Archive | October, 2012

London Film Festival: Days Four to Seven

19 Oct

OK, so it’s been a while since you last heard from this blog- or as it has now become, me. I spent the first two days waiting for Dilworth to post, then I got a little freaked out and went looking for him. I admit it- I don’t know London. And hey, why should I? I’m a foreigner and I can’t get with the whole “chips/fries” thing you guys do here. I may not know the city, but I know Dilworth- after a coupla days spent around Leicester Square, I found him outside the Japan Centre on Haymarket with a can of cider begging for small change. I swear, give that man three minutes on his own and he turns into the biggest alcoholic since some apocryphal down and out picked up a dirty beanie and decided the old “quality v. quantity” equation didn’t apply to booze. I couldn’t get much sense out of him, but he claimed he’d taken up residence in an abandoned pub around the corner. It has no internet connection, he says. Yeah, right.

In the meantime, I’ve broken up my detective works with watching movies that fit perfectly into the categories good, bad and the ugly.

Of the last category, I think it’s fair to say that Swedish director Gabriela Pichler’s Eat Sleep Die, might be the most appropriate to mention; focussing on the daughter of an unemployed Montenegrin immigrant to Scania, it tells a heartbreaking story about a fringe of Swedish society that doesn’t once fall into fatalistic poverty porn but at the same time never gives us any true reason to celebrate. Ruzica Pichler is faultless as Rosi, the lead, and the photography is so ceaselessly inventive that it makes even the salad-packaging factory where she works so wonderfully cinematic that it made me want to wear a hairnet as a fashion statement. Then I realised I’d look like a dick.

White Elephant was another ugly motherfucker, this time set in Argentina and focussing on a flawed Belgian priest working in a favela. I enjoyed what I saw, but I fell asleep halfway through. Fuck Dilworth- I was up until 3am looking for him.

Of the movies which fell into the “bad” bracket… well, what can I say? It takes a lot of mismanaged money to get a movie that stinks into a film festival, but these were bad, and not in the Shaft way. Shot over a five-year period, Michael Winterbottom’s new picture Every Day took two interesting gimmicks (the five-year bit and some shit about the family patriarch being in jail) and did a great big NOTHING with them. Martin McDonagh’s Seven Psychopaths, on the other hand, took every gimmick in the postmodern director’s handbook and tried to do everything with them. It failed on almost every count. It turned stereotypes of both the Irish and the Californians into grotesque, annoying stereotypes of themselves while stringing us along with meta-plots that even a guy who’d just watched the seen-it-all-before new Rolling Stones documentary Crossfire Hurricane found it hard to care about. This, for me, marks the death of the Tarantino generation, the unfunny joke by which the Campbell’s Soup tin of split chronology and self-referential narrative was finally heated beyond boiling point. At one point, Quaker dog-kidnapper Hans (Christopher Walken) accuses author Martin (Colin Farrell) of writing women into his scripts only as window dressing- self-referential and knowing this may be, but it doesn’t make it OK. If you happened to be a female character in Seven Psychopaths, you’d either be killed off after thrity seconds of sex and dialogue or simply dismissed as a ‘cunt’. If this was funny maybe it wouldn’t be so offensive, but it’s not, so it is. It got a lot of laughs from the more jockish wing of the theatre- I’m guessing this is going to be a hit with the kind of cro-magnons who have a mistaken belief in their own intelligence. Oh yeah, and if you can find a more irritating supporting actor than Sam Rockwell in any movie that comes out in the next twelve months, I’ll buy you a beer.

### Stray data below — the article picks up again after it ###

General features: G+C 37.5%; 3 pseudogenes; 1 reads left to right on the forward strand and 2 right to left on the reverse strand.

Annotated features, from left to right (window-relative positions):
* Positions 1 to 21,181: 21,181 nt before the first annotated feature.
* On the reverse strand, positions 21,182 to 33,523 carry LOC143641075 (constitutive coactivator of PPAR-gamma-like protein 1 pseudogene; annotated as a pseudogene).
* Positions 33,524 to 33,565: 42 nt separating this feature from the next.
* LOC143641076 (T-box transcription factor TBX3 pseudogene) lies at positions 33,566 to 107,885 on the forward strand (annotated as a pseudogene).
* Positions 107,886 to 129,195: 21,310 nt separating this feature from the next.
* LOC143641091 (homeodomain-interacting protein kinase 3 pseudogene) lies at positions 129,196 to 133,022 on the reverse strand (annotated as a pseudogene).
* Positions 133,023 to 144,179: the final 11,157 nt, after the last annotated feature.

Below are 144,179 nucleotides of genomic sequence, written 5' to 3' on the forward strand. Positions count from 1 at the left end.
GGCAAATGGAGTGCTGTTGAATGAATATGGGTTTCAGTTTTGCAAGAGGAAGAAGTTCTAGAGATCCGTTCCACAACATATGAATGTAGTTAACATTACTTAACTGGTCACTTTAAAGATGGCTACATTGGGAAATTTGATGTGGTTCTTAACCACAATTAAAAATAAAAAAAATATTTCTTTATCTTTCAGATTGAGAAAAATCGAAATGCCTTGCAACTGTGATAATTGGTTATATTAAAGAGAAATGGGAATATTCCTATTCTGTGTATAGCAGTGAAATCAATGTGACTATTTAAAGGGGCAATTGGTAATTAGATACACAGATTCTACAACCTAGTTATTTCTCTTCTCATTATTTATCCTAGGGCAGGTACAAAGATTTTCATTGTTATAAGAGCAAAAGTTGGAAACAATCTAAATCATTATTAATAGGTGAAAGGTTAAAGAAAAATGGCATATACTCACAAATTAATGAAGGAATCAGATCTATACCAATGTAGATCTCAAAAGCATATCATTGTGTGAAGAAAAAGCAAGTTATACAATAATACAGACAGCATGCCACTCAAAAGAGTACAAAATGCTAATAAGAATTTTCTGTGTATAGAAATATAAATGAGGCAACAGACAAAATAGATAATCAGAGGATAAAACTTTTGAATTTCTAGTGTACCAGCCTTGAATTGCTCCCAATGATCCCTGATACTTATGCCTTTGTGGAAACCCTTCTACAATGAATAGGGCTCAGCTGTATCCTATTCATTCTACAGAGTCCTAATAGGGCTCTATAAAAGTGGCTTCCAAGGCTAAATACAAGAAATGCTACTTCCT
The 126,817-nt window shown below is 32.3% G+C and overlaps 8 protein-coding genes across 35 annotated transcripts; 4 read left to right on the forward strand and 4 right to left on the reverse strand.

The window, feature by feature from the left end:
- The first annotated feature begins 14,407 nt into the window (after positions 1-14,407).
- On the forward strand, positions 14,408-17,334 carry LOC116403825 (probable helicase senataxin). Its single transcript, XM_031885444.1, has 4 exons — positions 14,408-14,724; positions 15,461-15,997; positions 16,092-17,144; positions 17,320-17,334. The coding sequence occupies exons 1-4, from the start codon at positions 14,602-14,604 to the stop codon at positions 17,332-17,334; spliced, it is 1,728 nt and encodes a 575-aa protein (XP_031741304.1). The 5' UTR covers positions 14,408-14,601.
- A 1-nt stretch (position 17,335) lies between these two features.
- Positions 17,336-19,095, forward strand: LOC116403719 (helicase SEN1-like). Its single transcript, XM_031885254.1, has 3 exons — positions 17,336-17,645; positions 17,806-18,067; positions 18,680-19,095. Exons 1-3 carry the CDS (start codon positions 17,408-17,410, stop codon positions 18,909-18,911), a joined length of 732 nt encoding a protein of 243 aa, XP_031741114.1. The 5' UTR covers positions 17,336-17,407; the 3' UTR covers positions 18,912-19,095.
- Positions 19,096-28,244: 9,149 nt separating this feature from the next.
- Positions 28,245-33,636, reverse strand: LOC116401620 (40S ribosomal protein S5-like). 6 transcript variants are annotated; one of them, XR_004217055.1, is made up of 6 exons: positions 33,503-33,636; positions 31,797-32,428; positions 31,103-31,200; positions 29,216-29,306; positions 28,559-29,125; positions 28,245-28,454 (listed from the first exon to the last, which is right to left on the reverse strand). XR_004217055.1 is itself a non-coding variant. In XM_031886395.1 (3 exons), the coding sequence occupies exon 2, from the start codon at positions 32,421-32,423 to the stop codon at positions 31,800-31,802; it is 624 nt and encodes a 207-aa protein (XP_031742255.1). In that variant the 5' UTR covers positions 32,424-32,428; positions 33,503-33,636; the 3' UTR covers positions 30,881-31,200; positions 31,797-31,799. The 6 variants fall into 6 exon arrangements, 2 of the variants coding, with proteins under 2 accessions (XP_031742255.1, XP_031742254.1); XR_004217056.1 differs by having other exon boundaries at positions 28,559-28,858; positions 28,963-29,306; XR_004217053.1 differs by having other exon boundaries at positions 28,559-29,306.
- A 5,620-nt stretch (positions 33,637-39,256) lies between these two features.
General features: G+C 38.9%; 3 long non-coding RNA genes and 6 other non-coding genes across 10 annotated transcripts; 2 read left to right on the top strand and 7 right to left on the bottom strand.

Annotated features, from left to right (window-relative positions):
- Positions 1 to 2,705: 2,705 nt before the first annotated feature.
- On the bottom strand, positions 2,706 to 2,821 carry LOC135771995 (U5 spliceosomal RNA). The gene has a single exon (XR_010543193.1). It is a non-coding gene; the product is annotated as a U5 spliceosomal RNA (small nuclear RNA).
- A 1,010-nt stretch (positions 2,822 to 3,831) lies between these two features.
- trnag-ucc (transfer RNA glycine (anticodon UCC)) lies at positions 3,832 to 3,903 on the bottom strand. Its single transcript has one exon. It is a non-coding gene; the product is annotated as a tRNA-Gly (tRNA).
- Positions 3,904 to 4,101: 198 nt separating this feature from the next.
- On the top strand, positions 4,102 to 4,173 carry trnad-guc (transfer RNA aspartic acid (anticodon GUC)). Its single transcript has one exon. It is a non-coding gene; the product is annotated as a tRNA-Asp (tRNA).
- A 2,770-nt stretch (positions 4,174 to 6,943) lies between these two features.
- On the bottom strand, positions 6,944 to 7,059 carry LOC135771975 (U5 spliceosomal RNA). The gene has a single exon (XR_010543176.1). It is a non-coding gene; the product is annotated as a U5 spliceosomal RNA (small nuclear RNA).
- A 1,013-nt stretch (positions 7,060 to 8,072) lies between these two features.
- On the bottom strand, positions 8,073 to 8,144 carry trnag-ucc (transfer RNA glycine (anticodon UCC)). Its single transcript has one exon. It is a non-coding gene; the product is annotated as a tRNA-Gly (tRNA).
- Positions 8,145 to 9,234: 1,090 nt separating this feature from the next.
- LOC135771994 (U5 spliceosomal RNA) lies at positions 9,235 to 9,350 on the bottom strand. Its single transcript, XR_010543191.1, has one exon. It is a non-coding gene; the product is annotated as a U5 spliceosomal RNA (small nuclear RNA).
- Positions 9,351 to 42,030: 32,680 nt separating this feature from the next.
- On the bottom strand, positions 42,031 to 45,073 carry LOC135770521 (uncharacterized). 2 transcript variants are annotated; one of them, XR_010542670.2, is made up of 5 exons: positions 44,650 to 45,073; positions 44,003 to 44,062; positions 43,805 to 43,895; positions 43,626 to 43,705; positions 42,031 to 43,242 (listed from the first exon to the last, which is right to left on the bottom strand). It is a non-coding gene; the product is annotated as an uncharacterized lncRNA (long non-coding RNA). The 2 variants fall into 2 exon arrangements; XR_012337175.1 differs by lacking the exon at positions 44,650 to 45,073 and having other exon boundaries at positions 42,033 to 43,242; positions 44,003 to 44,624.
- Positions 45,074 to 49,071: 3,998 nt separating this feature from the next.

What was good really was good, though. Movies like No by Pablo Larrain and Sergei Loznitsa’s In the Fog, for example. While the first completes the Chilean director’s Pinochet trilogy with the story of the General’s downfall at the hands of a stupidly handsome and annoyingly self-confident proto-Don Draper (Gael Garcia Bernal), narrating the transition to democracy through the medium of advertising and blurred film stock, the second must be Belarus’ first true Spaghetti Western . Just make that ‘lard’, rather than ‘spaghetti’ and attach the acronym ‘USSR’ onto the end of ‘Western’. This is also the best war movie since Downfall. Close-ups of partisans staring at trees and local policemen and ex-communist Nazi cronies also looking up trees must take up half the running time, but when the action comes, it comes like a man who hasn’t touched his penis in a decade. It’s the most devastating thing to come out of these parts since the Chernobyl fallout, and it has a body count to match. Enough with the national stereotypes- though I might just throw in a “Lukashenko” while I’m on the subject- if this movie does eventually screen in whatever country you have the misfortune to be in, you gotta see it. Ditto No- Larrain’s distinctive blend of mixed media and unconventional camera-work has come of age, and it defies everything anybody ever tiredly burps out about “Latin American Cinema”. It’s a feelgood picture with a feel-bad subtext- now that’s something I’d like to see more of.

Marcus P. Hernandez


London Film Festival: Day Three

14 Oct

So Dilworth didn’t show up here last night, huh? He didn’t show up anywhere else, either- I came out of Lore and spent  20 minutes trying to get through to him on his cell. It went straight to voicemail, so I checked my A-Z and went down to Leicester Square to find him.

There are no tents in Leicester Square.

So I called his mom. She hasn’t seen him, but she says he called her to remind her to take out the trash. The way I see it, this is just unprofessionalism rather than something for your “bobbies”. Anyway, wanna hear about the movies I’ve seen?